Vanity Fair Jennifer Connelly Interview

Friday, August 9 2002

Below are excerpts from the September issue of Vanity Fair. I suggest going out and getting it; it's filled with really good photographs and it's really a well written interview. Except for the parts where the interviewer did not do his research and gets stuff on the Hulk totally wrong (stuff like Betty was a scientist in the comic books, or worse yet, how the Hulk is really the Thing of the Fantastic Four).

...So one might reasonably assume she chose to follow A Beautiful Mind by starring in The Hulk beacuse...the comic book recreation seemed likely to be a blockbuster in the order of Spider-man that would make her a lot of money? "Actually," she says earnestly, "this is a five character family psychodrama."

At least this time her director is the reason for such pronouncements. The Hulk as standard comic book fare would have held little interest for her, Connelly avers. The Hulk as directed by Ang Lee of The Ice Storm (1997) and Crouching Tiger, Hidden Dragon (2000) was a whole other proposition. "Ang brought such a lyricism to those movies," Connelly says. "I just wanted to be around him." And when he started talking greek tragedy and telling her of his walks in the California desert in search of rocks with just the right texture to crush, Connelly was hooked.

Lee says he does discern the bones of greek drama in the Fantastic Four-the series in which the Hulk appears (WHAT!?)-and has been a fan long enough to have put a reference to the comic book quartet in The Ice Storm (Actually, Rick Moody, the author of the novel did that). To Lee, the Hulk represents the dark side of our nature. "I feel the power of the Hulk, the excitement of the unknown," he muses. He's "the things we're afraid of, though they're ultimately exciting."

Connelly signed on before Oscar nominations, So Lee-and Universal Studios-doubtless got a good deal. But she has no regrets. Well perhaps just one. In filming first around Berkeley, California, where the story is based, then on Universal's back lot in Los Angeles, she has to speak an awful lot of her lines to a card board-cutout Hulk head on a stick. Like most super-heroes, the Hulk has a human alter ego: Bruce Banner, played by Eric Bana (Chopper). But whenever he's transformed into his superhero self, a computer animated Hulk takes over the screen. The cardboard head is Hulk-high., to give Connelly her "eye lines". "I'm looking at pieces of pink tape on the cutout head," she says with a grin. "There's nothing there! I've never done that before- it's a little humiliating."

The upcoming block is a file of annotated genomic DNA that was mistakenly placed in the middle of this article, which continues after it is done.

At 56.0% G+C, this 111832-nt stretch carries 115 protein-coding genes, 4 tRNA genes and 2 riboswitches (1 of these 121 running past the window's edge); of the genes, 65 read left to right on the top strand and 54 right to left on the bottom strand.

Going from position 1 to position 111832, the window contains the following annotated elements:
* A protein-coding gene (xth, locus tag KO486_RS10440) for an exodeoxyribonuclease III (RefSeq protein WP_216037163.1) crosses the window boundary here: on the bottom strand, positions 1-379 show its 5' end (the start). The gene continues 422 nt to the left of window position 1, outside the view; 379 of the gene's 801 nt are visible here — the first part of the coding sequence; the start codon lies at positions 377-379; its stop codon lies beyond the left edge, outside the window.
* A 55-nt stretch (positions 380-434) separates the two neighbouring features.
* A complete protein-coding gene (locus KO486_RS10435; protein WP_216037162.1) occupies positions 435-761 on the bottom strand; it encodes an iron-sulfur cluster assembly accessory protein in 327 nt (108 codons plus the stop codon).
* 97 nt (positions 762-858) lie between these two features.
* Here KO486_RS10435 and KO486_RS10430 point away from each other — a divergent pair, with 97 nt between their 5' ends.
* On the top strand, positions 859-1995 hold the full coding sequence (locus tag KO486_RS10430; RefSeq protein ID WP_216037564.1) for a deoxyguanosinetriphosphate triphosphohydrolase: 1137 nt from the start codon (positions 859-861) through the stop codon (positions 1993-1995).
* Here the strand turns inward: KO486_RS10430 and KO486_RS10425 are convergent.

"The first day it was a bit of a problem having her talk to the Hulk head," Ang Lee admits. "But within a week, she had a scene with the Hulk where she looks at him with real feeling, and all the emotion was there." Connelly, says Lee, was always his first choice. "Her intensity appealed to me. And she's gorgeous to look at. You can't ask for much more than that."

"I think we've all been cast for our angst abilities," says Bana, who's come to admire Connelly's cool professionalism. "It's quite an angst-ridden script."

Almost as soon as she read The Hulk script, Connelly had changes to propose for her character, Betty Ross. Both in the comics and in the script, Betty is a scientist who works in the same University lab as Bruce Banner and begins to suspect that Banner's experiments are affecting him strangely. What she doesn't realize is that her own father, an army general, knows something about those experiments. James Shamus, the screenwriter, had sketched a relationship between father and daughter, but Connelly was under whelmed. "The issues that she had with her father," she says, "were kind of stock issues that you'd have with your father if he's in the military and you're a liberal scientist."

Connelly and Shamus worked together to create nuances in her character, inspired they agree, by the poet Anne Carson, in particular by her poem "Flatman (1st draft)," about living in a flat, superficial world. "The material of the movie is so colorful, but flat, boxed in, cut off from anything real," Connelly explains. "And then in it is this character who's trying to find something human, and sacred, trying to sort out her past and her memories."

Shamus says he gave her one of Carson's books after Connelly's remark, in another interview, that she admired the poet Wallace Steven. "Carson's themes shed light on the nature of pop culture {and} violence," he says. But, for Shamus, sharing poetry was just part of the larger pleasure of working with an unusually quick-witted and literate actress. "The thing about Jennifer-and it was a prerequisite for the role-is that she's just plain smart," he says. "So it's not hard to believe that her character has a Ph.D. in genetics." If his words got changed in the process, that's all right by him. "Process," he says, "is what makes cheese-and movies."

The day after our dinner at the Chateau Marmont, Connelly does a scene for The Hulk dressed in pretty much her standard off screen uniform of sweater and jeans. Actor Sam Elliot, playing her father, asks his daughter not to act on her suspicions, but rather to give him time. As take follows take, Ang Lee presides gently, almost diffidently-in his wide brimmed straw hat, he looks more like a botanist than a director-but he clearly commands great respect from the dozens of actors and techies gathered outside a San Francisco-style house on Universal's back lot."

That's all the Hulk related stuff, but like I said it's a good article which warrants reading. Provides a lot of insight into Connelly (who I had a huge crush on when I was younger), who's a really intelligent and articulate person.

Wanna talk about this bit of news? Start a discussion over at the boards.

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